"There was a lot of trepidation," recalls Mr. Polk, 35, now category business director for powdered soft drinks at the company. "We expected to pay a volume and share penalty."
But Maxwell House didn't. Instead, year-end market share rose to 28.5% share, up 1.7 points, according to Nielsen figures cited by the company, while Procter & Gamble Co.'s Folgers remained flat.
The reason why share jumped, Mr. Polk believes, is the advertising. The company hiked measured media expenditures from $4.8 million during 1994 for its regular ground coffee to $31.9 million in '95, according to Competitive Media Reporting. Moreover, Maxwell House reintroduced its perking-pot sound and famous "Good to the last drop" tagline.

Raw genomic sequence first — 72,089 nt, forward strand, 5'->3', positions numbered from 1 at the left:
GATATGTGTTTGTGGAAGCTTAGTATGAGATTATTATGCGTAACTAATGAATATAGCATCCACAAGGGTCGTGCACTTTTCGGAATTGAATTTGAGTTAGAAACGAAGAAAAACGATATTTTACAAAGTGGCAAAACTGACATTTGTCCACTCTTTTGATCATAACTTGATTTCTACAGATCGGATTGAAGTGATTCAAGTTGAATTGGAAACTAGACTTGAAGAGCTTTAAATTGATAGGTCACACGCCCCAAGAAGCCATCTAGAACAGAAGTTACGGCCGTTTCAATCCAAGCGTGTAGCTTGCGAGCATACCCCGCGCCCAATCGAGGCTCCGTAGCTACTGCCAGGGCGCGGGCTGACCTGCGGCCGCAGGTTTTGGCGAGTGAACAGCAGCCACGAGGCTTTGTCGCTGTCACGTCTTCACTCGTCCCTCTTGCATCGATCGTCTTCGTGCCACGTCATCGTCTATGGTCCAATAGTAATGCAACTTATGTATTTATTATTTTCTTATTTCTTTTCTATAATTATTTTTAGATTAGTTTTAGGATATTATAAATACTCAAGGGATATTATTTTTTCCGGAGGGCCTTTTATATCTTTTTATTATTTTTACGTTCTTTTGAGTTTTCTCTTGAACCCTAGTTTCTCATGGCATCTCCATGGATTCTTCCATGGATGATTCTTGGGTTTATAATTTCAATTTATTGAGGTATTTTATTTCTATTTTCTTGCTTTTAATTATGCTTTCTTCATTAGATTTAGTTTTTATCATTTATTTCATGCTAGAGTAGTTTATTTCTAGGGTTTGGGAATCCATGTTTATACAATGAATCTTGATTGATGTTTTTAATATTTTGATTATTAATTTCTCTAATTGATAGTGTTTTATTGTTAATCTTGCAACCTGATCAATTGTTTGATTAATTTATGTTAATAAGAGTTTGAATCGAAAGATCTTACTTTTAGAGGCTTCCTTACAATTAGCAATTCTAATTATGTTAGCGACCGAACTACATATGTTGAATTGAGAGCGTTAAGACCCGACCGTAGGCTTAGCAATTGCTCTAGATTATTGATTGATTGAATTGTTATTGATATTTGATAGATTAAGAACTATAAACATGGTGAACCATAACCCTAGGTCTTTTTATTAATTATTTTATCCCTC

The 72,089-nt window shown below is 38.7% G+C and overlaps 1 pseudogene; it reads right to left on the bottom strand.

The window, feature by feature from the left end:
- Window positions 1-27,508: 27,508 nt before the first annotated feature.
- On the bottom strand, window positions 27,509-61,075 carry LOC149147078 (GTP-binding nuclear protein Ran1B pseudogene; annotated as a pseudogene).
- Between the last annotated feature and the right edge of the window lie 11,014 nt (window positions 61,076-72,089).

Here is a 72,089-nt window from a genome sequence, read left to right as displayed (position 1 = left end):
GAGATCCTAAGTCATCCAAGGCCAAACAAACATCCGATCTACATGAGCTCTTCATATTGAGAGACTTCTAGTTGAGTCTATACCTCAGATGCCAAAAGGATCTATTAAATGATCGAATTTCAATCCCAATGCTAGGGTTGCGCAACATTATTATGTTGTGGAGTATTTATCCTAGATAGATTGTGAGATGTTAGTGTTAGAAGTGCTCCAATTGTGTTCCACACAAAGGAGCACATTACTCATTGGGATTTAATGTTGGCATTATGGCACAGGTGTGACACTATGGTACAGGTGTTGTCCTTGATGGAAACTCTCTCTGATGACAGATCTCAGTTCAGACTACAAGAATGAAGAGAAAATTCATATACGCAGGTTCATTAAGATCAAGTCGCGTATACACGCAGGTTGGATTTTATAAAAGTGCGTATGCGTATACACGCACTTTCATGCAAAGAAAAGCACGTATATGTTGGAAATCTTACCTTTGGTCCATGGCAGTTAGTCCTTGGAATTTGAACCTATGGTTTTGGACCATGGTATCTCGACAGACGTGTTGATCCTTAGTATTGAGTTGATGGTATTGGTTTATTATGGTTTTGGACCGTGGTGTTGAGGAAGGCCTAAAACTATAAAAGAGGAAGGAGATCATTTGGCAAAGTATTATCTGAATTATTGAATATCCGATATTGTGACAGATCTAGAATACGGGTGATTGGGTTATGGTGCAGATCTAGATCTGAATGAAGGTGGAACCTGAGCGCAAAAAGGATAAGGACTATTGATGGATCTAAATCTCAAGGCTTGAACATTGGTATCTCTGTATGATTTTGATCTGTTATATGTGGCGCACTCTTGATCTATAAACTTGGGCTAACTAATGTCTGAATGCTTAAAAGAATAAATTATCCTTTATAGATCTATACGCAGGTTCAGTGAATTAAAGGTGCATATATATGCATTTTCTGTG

The campaign, from Ogilvy & Mather, New York, interspersed the perking with family scenes in comforting black-and-white '50s style images.
That "brought the theme to life in a more contemporary way," says Mr. Polk. "We're the only coffee company that can say we're good to the last drop. It transcends time."
The company also revisited its media strategy, heavying up on outdoor and radio buys. "Talk about a trifecta '95," says Mr. Polk. "We were up in volume, share and earnings."